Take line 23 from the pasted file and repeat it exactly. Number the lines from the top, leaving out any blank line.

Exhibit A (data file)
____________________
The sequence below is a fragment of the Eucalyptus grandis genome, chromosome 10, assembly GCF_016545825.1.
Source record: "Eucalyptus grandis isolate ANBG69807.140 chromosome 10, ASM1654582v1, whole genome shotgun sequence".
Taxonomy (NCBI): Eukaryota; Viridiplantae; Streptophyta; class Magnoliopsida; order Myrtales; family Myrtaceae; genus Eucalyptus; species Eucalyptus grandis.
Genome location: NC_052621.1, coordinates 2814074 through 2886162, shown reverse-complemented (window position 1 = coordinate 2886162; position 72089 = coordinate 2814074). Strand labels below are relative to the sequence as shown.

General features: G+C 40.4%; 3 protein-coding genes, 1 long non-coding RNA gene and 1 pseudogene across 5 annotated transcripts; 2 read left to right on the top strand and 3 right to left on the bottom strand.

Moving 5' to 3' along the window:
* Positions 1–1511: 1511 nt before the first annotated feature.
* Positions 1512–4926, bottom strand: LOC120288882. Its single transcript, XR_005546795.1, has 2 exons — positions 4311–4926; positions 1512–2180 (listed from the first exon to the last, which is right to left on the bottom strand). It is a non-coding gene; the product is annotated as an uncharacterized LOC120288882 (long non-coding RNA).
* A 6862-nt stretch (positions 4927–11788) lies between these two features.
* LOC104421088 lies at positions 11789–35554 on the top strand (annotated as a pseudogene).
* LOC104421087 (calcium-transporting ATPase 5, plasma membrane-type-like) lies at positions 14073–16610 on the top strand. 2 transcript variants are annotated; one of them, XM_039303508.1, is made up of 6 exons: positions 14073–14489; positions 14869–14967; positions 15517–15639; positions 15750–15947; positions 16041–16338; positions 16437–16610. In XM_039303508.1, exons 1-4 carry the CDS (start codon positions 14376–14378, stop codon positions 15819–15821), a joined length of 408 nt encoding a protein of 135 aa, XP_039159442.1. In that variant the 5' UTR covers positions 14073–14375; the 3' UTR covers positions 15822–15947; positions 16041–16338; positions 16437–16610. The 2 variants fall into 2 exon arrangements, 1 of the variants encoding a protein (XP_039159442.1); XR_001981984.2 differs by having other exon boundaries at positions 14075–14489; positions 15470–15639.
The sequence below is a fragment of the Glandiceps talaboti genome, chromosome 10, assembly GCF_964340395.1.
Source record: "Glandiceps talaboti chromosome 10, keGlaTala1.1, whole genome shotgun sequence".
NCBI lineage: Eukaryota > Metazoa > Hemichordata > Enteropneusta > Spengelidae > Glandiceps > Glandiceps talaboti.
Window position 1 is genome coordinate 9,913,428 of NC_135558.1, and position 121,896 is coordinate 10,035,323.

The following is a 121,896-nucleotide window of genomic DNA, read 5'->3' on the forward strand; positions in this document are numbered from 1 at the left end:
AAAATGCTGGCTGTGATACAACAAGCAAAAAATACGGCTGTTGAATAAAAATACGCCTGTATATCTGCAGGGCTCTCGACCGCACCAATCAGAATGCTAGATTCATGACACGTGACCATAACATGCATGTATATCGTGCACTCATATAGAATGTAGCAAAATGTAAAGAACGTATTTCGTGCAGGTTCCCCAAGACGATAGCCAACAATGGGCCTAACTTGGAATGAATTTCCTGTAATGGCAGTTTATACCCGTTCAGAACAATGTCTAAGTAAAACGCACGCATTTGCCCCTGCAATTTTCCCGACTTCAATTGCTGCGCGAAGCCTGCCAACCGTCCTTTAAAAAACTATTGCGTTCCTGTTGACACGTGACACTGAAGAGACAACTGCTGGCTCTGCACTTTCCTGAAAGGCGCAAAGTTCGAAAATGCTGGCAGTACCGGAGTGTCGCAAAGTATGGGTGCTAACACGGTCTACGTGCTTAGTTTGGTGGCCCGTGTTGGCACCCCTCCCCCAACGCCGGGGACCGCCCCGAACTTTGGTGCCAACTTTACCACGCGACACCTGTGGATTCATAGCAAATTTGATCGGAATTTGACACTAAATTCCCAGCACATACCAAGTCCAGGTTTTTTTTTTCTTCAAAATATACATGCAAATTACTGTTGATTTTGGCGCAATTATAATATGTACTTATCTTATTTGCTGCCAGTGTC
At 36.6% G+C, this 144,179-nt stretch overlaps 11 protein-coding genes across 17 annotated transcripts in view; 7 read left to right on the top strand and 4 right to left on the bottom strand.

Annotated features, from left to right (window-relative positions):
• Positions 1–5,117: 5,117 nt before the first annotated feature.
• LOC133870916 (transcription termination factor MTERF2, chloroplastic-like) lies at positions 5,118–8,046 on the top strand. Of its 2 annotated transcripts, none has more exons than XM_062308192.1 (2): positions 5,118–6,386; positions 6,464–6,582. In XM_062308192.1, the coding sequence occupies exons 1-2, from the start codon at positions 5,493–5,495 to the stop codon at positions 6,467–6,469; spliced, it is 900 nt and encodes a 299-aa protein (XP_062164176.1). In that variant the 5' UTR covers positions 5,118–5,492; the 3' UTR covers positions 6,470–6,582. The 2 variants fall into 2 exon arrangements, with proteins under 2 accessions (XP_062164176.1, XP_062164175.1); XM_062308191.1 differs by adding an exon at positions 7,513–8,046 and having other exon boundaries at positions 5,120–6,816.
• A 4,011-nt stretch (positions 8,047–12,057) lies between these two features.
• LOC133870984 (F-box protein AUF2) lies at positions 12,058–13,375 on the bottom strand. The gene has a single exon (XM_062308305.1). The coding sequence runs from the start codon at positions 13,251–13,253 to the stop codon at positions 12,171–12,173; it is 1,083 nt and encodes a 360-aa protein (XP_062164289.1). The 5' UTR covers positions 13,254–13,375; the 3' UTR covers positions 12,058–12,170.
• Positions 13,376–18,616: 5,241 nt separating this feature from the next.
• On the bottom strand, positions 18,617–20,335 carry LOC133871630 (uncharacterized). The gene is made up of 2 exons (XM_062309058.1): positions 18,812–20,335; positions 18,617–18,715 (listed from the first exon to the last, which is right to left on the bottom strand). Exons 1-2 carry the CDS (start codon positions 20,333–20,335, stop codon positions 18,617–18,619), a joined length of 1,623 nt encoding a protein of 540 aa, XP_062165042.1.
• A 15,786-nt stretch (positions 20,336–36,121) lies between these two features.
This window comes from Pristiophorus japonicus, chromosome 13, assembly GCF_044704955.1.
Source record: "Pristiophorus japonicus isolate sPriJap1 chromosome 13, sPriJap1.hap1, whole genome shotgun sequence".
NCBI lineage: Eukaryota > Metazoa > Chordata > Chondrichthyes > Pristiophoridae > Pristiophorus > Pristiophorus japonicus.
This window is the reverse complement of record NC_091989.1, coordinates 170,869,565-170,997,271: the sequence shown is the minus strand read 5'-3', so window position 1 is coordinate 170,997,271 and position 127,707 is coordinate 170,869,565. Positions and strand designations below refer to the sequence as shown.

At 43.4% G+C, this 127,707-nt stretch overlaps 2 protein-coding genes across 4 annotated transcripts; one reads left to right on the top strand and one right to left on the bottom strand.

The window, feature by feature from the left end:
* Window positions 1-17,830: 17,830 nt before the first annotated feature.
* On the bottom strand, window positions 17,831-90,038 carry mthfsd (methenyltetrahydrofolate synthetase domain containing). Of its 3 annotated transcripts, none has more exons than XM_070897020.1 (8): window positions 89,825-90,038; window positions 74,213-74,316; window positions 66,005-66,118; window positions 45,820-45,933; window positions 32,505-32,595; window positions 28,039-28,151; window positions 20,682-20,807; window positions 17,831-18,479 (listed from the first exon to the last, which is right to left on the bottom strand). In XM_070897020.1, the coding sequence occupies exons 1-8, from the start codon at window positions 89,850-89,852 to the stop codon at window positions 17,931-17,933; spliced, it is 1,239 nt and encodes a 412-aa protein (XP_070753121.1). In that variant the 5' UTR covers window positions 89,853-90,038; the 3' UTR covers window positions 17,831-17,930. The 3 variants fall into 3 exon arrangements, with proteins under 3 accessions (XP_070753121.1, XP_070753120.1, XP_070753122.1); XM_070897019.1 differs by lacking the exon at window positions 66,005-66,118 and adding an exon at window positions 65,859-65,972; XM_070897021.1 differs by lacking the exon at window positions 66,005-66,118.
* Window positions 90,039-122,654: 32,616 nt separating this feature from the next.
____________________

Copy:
• LOC133870984 (F-box protein AUF2) lies at positions 12,058–13,375 on the bottom strand. The gene has a single exon (XM_062308305.1). The coding sequence runs from the start codon at positions 13,251–13,253 to the stop codon at positions 12,171–12,173; it is 1,083 nt and encodes a 360-aa protein (XP_062164289.1). The 5' UTR covers positions 13,254–13,375; the 3' UTR covers positions 12,058–12,170.